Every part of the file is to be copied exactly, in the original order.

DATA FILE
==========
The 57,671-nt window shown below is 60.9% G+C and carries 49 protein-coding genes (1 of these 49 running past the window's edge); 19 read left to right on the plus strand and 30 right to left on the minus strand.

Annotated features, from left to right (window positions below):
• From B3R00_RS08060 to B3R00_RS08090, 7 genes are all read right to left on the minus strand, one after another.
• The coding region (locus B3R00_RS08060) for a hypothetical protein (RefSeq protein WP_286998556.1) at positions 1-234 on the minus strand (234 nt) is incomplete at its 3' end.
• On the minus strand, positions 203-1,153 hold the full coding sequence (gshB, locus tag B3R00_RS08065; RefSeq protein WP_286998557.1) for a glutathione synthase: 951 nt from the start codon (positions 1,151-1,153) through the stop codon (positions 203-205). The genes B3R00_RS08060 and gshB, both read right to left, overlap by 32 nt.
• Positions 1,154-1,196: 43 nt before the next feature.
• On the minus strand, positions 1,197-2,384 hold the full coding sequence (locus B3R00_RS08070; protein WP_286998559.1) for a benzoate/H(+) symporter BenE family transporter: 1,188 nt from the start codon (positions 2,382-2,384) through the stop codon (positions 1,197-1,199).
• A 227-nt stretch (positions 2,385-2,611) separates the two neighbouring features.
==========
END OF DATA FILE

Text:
The 57,671-nt window shown below is 60.9% G+C and carries 49 protein-coding genes (1 of these 49 running past the window's edge); 19 read left to right on the plus strand and 30 right to left on the minus strand.

Annotated features, from left to right (window positions below):
• From B3R00_RS08060 to B3R00_RS08090, 7 genes are all read right to left on the minus strand, one after another.
• The coding region (locus B3R00_RS08060) for a hypothetical protein (RefSeq protein WP_286998556.1) at positions 1-234 on the minus strand (234 nt) is incomplete at its 3' end.
• On the minus strand, positions 203-1,153 hold the full coding sequence (gshB, locus tag B3R00_RS08065; RefSeq protein WP_286998557.1) for a glutathione synthase: 951 nt from the start codon (positions 1,151-1,153) through the stop codon (positions 203-205). The genes B3R00_RS08060 and gshB, both read right to left, overlap by 32 nt.
• Positions 1,154-1,196: 43 nt before the next feature.
• On the minus strand, positions 1,197-2,384 hold the full coding sequence (locus B3R00_RS08070; protein WP_286998559.1) for a benzoate/H(+) symporter BenE family transporter: 1,188 nt from the start codon (positions 2,382-2,384) through the stop codon (positions 1,197-1,199).
• A 227-nt stretch (positions 2,385-2,611) separates the two neighbouring features.